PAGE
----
The Click event procedure of each button is set to call the same method. This method name is called ChangeTemplate. Notice the use of the Tag property in each button. The Tag property is set to the key name of the DataTemplate you created in the UserControl.Resources section.

<Button Name="btnMore"
        Click="ChangeTemplate" />
<Button Name="btnLess"
        Click="ChangeTemplate" />

Listing 9 shows the ChangeTemplate() event procedure called by each of the button’s Click event.

While you could have written the above procedure as a single line of code, I broke it out so you can more easily read and understand the code. First you grab the Tag property of the button which raised this event. Store this value into the “templ” variable. Next you use the Resources property of the UserControl class to locate the resource with the name you pass to this indexed property. You will need to cast the resource you get back as a DataTemplate object. You then assign this DataTemplate object to the ItemTemplate property of the ListBox.

Tip 6: Display Conditional Text Using a Value Converter Class

When you bind data to your Silverlight controls you will probably have data that is in one format that needs to be converted to another format. For example, if you have a decimal number (price) that is 19.95, you would want to display it as $19.95. Of course, you can use a normal .NET format string to accomplish this, but you could also write some code to convert the decimal number 19.95 to a string with the dollar sign in front of it “$19.95”.

In this sample you will use the IsOnSpecial property of the Product class to determine whether or not to display the text “** ON SPECIAL **” for each row of data (see Figure 7). The IsOnSpecial property is a Boolean value so you need to convert that value from a True/False value to a string.

Figure 7: You can display optional text using a value converter class.

To accomplish this you need to tell Silverlight that instead of displaying the IsOnSpecial property it should pass the value to a method in a class you create and have that method return a string back to be displayed.

The OnSpecialConverter Value Converter Class

As mentioned at the beginning of this article, you need to create a class with a method to convert a Boolean value to a Bitmap image. This class must implement a special interface called IValueConverter. This interface only has two methods; Convert() and ConvertBack(). Most times you will only implement the Convert() method. Listing 10 is the class called “OnSpecialConverter” that implements the two methods Convert and ConvertBack.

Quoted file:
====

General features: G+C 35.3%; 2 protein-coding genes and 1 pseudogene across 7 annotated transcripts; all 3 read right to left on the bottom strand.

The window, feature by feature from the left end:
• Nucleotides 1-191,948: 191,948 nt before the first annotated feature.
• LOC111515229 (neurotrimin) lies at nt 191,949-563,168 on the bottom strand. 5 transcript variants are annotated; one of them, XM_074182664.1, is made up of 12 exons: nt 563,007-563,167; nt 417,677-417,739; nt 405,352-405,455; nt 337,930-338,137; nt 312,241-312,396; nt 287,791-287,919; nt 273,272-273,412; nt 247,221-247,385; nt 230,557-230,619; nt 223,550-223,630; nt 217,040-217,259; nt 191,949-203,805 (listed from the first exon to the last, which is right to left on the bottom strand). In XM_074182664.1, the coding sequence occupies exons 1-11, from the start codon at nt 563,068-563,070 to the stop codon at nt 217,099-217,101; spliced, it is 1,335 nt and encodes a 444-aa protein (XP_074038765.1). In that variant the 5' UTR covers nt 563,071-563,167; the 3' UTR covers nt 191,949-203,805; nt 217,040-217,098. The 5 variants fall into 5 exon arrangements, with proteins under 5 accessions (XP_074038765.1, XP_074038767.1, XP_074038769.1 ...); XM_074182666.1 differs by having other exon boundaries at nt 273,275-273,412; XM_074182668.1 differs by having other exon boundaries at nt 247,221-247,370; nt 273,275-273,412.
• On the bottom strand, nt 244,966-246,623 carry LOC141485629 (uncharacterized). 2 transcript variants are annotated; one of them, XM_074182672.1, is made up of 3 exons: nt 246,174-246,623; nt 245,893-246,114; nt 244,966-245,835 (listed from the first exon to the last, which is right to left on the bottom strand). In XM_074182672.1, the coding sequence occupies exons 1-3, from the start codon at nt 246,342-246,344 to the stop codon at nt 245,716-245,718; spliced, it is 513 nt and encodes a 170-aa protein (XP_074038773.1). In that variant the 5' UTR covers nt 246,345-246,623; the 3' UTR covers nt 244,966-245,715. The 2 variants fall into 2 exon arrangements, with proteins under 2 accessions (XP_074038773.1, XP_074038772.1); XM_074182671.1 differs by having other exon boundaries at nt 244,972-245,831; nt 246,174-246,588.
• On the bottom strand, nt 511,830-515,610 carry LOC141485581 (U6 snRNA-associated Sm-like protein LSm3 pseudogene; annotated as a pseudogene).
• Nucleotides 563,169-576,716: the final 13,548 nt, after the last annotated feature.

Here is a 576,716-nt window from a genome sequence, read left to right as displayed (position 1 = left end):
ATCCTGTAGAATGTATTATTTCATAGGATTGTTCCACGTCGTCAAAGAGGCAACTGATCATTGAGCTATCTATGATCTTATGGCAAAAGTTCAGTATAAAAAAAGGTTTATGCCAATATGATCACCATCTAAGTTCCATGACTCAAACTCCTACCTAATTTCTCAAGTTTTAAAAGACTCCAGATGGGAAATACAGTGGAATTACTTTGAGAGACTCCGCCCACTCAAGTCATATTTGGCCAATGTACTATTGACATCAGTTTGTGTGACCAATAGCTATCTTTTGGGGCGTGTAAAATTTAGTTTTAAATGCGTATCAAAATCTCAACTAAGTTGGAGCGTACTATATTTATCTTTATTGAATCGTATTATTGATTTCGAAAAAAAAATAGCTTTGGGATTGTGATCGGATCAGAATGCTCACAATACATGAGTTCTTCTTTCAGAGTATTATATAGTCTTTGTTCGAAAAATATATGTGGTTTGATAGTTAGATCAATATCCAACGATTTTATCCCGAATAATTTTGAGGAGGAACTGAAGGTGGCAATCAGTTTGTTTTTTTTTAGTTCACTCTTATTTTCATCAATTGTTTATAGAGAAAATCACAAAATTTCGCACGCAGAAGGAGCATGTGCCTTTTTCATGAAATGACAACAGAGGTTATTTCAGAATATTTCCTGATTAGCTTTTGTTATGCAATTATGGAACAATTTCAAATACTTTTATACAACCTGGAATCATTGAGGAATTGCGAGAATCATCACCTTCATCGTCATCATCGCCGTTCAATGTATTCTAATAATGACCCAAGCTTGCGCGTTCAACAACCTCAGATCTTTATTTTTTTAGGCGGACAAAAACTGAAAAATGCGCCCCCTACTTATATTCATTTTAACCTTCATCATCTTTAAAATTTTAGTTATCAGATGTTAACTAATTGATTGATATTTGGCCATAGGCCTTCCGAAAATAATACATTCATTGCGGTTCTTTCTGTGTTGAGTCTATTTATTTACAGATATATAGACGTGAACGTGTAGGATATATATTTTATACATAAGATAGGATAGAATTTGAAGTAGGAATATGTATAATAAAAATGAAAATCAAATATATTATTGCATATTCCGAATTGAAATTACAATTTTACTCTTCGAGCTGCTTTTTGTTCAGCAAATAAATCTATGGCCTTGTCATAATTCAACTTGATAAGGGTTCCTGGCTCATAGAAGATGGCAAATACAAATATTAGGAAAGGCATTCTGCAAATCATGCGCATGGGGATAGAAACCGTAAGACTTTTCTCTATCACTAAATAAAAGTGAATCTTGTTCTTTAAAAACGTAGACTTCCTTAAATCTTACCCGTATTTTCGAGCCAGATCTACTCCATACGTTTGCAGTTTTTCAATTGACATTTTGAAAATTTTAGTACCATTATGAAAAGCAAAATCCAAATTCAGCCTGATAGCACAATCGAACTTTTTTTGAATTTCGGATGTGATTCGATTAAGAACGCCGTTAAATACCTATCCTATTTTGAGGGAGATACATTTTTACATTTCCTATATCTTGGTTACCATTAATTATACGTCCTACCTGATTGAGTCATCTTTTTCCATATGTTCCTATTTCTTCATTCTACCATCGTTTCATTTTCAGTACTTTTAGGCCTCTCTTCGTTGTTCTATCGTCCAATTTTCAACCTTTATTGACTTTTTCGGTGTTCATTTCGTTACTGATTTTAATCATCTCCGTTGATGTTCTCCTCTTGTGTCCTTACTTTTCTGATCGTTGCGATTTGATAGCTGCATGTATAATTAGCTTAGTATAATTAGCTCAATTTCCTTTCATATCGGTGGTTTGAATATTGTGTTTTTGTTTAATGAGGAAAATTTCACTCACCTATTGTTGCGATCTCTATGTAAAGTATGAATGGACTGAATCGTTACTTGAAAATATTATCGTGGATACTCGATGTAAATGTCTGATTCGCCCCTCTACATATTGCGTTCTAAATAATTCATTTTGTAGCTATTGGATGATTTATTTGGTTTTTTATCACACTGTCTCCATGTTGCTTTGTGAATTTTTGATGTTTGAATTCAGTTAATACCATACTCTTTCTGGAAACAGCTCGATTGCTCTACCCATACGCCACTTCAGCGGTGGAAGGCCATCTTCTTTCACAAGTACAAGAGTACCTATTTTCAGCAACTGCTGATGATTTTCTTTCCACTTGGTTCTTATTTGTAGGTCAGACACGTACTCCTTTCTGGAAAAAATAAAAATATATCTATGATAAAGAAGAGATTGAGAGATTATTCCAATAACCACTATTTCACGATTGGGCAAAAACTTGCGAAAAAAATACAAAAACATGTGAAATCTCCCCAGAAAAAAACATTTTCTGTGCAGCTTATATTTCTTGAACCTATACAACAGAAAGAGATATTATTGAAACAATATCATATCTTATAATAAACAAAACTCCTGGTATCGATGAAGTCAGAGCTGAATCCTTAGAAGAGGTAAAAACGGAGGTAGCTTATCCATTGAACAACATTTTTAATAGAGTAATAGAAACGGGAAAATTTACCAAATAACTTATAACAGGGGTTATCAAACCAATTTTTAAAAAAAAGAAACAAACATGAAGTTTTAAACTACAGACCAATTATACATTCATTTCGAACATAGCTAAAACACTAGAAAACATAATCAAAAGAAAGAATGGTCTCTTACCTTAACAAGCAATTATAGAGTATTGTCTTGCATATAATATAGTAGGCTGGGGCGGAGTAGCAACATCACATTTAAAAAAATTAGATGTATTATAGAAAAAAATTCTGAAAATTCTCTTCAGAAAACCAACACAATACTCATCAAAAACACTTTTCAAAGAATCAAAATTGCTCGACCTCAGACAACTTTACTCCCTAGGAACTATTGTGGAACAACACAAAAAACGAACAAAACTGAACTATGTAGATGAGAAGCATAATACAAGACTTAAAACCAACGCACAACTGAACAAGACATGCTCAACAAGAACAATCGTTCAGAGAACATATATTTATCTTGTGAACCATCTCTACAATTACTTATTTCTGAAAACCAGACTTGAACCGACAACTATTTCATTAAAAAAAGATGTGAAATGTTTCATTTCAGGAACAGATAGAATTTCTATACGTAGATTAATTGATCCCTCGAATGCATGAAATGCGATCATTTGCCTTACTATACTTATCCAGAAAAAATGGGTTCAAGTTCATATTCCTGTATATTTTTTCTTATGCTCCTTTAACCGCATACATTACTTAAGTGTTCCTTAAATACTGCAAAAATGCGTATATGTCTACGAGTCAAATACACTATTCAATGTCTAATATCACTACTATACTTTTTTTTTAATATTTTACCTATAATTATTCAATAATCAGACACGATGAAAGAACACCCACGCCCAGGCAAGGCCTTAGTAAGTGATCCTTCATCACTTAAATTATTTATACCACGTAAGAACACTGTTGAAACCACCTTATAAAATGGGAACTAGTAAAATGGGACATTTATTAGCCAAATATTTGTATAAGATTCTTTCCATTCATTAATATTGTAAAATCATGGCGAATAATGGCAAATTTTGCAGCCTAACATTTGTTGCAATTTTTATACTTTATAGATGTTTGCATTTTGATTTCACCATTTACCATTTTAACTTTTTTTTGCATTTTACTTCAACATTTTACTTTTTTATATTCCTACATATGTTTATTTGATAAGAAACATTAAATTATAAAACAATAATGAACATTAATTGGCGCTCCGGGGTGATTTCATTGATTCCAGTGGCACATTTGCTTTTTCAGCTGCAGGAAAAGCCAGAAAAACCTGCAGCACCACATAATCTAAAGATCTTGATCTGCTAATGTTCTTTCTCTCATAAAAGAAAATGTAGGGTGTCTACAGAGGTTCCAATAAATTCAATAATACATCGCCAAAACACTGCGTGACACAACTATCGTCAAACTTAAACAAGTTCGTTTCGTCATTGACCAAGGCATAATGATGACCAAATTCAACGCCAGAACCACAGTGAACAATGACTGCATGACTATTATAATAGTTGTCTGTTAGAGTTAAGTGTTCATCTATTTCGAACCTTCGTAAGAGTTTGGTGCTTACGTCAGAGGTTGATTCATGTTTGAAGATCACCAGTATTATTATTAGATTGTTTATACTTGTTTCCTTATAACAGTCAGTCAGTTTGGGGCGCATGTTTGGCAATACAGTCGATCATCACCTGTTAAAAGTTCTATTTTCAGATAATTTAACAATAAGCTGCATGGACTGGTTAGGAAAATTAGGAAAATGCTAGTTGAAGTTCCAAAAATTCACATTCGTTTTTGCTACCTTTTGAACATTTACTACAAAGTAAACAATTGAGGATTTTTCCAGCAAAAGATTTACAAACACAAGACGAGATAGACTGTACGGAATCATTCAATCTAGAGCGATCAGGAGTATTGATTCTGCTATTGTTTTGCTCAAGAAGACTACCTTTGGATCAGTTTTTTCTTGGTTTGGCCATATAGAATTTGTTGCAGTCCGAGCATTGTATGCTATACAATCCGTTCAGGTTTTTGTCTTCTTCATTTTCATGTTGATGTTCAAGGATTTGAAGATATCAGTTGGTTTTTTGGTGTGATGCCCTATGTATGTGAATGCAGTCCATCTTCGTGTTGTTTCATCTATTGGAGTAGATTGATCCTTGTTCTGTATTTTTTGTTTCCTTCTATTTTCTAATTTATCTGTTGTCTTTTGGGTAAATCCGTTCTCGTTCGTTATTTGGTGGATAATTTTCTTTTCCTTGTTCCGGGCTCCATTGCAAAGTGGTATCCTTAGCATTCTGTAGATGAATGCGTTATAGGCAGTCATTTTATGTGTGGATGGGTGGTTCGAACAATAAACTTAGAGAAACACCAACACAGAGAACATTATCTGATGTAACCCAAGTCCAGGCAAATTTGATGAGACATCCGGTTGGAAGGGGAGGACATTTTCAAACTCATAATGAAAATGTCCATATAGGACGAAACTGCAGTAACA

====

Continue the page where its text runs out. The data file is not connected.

In the Convert method the main parameter you will be working with is the “value” parameter. This is the value that was bound to in the XAML. In this example that is the IsOnSpecial value from the Product class. So, the value “True” or “False” is passed into the Convert method in the “value” parameter. Your job is to check this value parameter and if the value is “true” return the string “** ON SPECIAL **” otherwise return an empty string.

Namespaces and Resources

Now that you have this class created you will have your Silverlight user control create an instance of that class. To do this, you first add the namespace where this class was created. At the top of your user control you add an xmlns tag as shown below.


The “local” is any name you want to create. Visual Studio will then display a list of namespaces that are available in your Silverlight project. In the example above, the name of the project is “SLValueConverter”.

Next, you create a UserControl.Resources section in your XAML where you can create an instance of both the Products collection class and the value converter class.

  <local:Products x:Key="productCollection" />
         x:Key="specialConvert" />

The code above creates an instance of each class when the Silverlight user control is created. These two classes can now be used anywhere in this user control.

The ListBox with Value Converter

To create the ListBox shown in Figure 7, you will use the same XAML that was shown in Tip 3. You will just add one more TextBlock control after the text block that displays the price. This new TextBlock is defined as shown in the code snippet below.

<TextBlock Margin="18"
    Text="{Binding Path=IsOnSpecial,
                 specialConvert}}" />

The Binding syntax is the same as you have seen as far as binding to the property of the class to which this ListBox is bound. The difference is you now specify a Converter after the path. The Converter is bound to a resource in your project. In this case it is bound to the resource you created in the UserControl.Resources section that created an instance of the OnSpecialConverter class. When each row in the ListBox is evaluated, the IsOnSpecial value is passed to the “value” property of the Convert method of the OnSpecialConverter class. Then either some text is returned, or not.


The Silverlight ListBox control has a tremendous amount of flexibility in how it can display data. In this article, you used one set of Product data and you learned how to display that data in a myriad of ways. There are many more things you can make the ListBox do as well. The most important take away from this article is that XAML is very powerful and learning just a few basics opens up all sorts of great UI possibilities.

NOTE: You can download the complete sample code (in both VB and C#) at my website. Choose Tips & Tricks, then “Six Silverlight ListBox Tips” from the drop-down.